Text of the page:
Sunday, July 21, 2013

The Fate of the Machu Picchu Collection

Figure1. Straight Knife with Modeled Fisherman (Burger and Salazar 2004).
Within the field of archaeology, scholars often debate over who owns cultural property and if archaeological material should return to their source country (repatriate).  In this article/post, I plan to further analyze the case of the Yale/Peru agreement that I discussed in my thesis as a comparison to the MFA and the “November Collection”.  I am writing this because I wish to discuss in the future the factors of a successful repatriation that I laid out in the conclusion of my thesis and analyze whether the Yale/Peru agreement challenges the criticisms of repatriation.

The Machu Picchu collection consists of artifacts excavated by Hiram Bingham, who discovered the site in 1911 and conducted expeditions over the next couple of years.  Bingham, with an agreement with the Peruvian government at the time, shipped the artifacts to Yale University for study, and over 90 years, Yale acted as stewards for the collection and displayed some of the pieces in the Yale Peabody Museum.

Below is an excerpt from my thesis briefly discussing the agreement and you can find all citations in my thesis:
In late 2010, Yale agreed to return the Machu Picchu collection to Peru (Yale University 2010). Yale and the Universidad Nacional de San Antonio Abad del Cusco (UNSAAC) signed a Memorandum of Understanding (MOU), which not only discusses the return of the collection, but also the creation of the UNSAAC-Yale University International Center for the Study of Machu Picchu and Inca Culture (Yale University 2011e). The center allows for collaboration between the two parties, allowing for the exchange of information, the creation of a museum exhibit devoted to Machu Picchu and the expeditions in 1911 and 1912, the creation of a storage facility, and a research facility also available to visiting scholars (Yale University 2011e). The exhibition opened just in time to celebrate the centennial celebration of Bingham’s discovery of Machu Picchu on July 24, 2011 (Yale University 2011f, Heaney 2011). In recognition of Yale’s historic role in the expedition, Peru will allow a small number of artifacts to remain on loan in New Haven (Yale University 2011e).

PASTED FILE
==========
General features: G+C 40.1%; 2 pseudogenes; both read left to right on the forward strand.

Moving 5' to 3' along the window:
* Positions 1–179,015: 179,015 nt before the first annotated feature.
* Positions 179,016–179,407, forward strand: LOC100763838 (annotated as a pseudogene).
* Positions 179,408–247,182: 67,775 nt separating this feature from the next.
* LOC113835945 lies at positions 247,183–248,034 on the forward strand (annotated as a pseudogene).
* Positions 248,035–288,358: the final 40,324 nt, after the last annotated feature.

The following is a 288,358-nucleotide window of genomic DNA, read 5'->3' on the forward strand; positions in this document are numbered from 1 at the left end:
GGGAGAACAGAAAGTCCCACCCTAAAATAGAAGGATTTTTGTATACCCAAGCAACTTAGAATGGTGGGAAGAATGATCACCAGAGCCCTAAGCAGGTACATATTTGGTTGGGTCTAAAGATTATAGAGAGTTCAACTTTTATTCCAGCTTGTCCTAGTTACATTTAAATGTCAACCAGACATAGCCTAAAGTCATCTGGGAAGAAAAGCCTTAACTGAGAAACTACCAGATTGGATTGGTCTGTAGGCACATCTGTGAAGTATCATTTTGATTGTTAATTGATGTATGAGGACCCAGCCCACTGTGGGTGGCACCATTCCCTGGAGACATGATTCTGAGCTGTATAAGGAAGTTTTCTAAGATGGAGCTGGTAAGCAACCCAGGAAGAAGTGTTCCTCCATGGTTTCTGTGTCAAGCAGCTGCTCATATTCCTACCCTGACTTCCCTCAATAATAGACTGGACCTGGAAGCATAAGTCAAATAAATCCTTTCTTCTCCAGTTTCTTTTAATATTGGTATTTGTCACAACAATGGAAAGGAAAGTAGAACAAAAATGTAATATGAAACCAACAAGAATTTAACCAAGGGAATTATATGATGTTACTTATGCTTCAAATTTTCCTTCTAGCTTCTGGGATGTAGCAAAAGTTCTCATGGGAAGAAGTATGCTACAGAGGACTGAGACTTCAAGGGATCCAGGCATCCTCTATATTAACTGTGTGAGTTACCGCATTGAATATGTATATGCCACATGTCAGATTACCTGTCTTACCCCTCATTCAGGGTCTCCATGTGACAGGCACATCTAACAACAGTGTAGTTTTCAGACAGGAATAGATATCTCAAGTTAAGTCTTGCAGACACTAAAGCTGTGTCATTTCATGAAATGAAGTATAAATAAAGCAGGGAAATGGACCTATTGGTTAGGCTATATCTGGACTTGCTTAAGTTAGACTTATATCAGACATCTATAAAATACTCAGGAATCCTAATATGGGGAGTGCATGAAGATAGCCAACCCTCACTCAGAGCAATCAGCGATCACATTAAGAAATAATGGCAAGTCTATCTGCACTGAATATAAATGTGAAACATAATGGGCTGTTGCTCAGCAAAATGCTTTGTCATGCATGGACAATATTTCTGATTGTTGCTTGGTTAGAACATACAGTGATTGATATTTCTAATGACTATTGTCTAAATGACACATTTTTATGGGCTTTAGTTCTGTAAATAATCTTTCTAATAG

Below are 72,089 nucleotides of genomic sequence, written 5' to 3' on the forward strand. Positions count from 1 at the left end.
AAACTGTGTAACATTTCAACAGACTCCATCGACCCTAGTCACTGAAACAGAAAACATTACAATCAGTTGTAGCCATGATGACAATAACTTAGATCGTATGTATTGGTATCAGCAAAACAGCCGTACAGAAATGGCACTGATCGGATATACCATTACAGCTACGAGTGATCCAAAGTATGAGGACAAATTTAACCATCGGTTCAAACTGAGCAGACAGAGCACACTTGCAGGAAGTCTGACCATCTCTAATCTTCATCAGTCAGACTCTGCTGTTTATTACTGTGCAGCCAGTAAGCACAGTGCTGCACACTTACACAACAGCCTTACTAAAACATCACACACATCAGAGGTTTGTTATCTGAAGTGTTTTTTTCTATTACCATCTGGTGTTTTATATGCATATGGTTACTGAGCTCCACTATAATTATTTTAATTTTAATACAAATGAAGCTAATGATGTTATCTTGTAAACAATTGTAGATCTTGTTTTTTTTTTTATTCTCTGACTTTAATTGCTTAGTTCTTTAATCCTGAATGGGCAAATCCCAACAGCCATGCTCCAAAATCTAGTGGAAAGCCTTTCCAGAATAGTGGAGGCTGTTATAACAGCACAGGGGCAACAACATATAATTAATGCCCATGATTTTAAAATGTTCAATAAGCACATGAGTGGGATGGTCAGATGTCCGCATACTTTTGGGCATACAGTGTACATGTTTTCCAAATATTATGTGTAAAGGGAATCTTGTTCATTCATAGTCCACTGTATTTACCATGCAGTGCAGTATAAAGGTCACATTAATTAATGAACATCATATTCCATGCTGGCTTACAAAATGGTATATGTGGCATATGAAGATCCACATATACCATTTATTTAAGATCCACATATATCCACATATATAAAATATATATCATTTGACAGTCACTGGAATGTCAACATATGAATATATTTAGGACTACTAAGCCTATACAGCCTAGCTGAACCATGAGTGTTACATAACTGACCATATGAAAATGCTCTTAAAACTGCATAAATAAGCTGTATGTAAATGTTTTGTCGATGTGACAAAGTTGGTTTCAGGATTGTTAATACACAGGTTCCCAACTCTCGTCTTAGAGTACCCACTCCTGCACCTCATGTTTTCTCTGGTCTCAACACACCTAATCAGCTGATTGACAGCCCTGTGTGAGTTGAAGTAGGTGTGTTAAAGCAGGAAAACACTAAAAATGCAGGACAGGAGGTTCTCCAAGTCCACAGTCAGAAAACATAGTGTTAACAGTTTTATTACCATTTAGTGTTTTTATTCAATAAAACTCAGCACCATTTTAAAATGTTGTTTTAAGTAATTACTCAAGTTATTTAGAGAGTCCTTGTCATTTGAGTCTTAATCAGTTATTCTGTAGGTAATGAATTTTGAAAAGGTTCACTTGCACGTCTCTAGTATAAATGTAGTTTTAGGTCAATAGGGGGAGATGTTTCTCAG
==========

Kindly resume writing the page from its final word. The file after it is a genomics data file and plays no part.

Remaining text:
In November 2012, Yale returned the third and final container of the Machu Picchu collection.  The UNSAAC’s Museo Casa Concha now houses the collection.   

The Museo Casa Concha is a colonial mansion in the heart of Cusco.  The museum has 70 rooms, two levels and four courtyards (qosqo.info).  The museum welcomes visitors with a short video about Hiram Bingham and his discovery of the site of Machu Picchu, and acts as a first stop before taking the trip to the site of Machu Picchu itself (you can see the video below).



Figure 2. Male Gold Figurine (Burger and Salazar 2004).

Figure 3. Gold Beaker in the Form of a Man's Head (Burger and Salazar 2004).














After visiting the Yale Peabody Museum in December 2012 and researching the Museo Casa Concha, the museums exhibitions parallel each other.  Yale now has a small space dedicated to the collection and the original exhibition, highlighting some of the tools, journals, and documents used by Bingham.  

In order to ensure the conservation of the artifacts, Yale advises UNSAAC on maintenance techniques.  The collection from Machu Picchu consists of human remains of 177 people, ceramics, and metal objects among others.  According to El Comercio.pe, as of November 2012, over 70,000 people visited the collection, including Mick Jagger. 



The Repatriation debate:
I discussed the different categories of arguments against repatriation in my thesis below is an excerpt: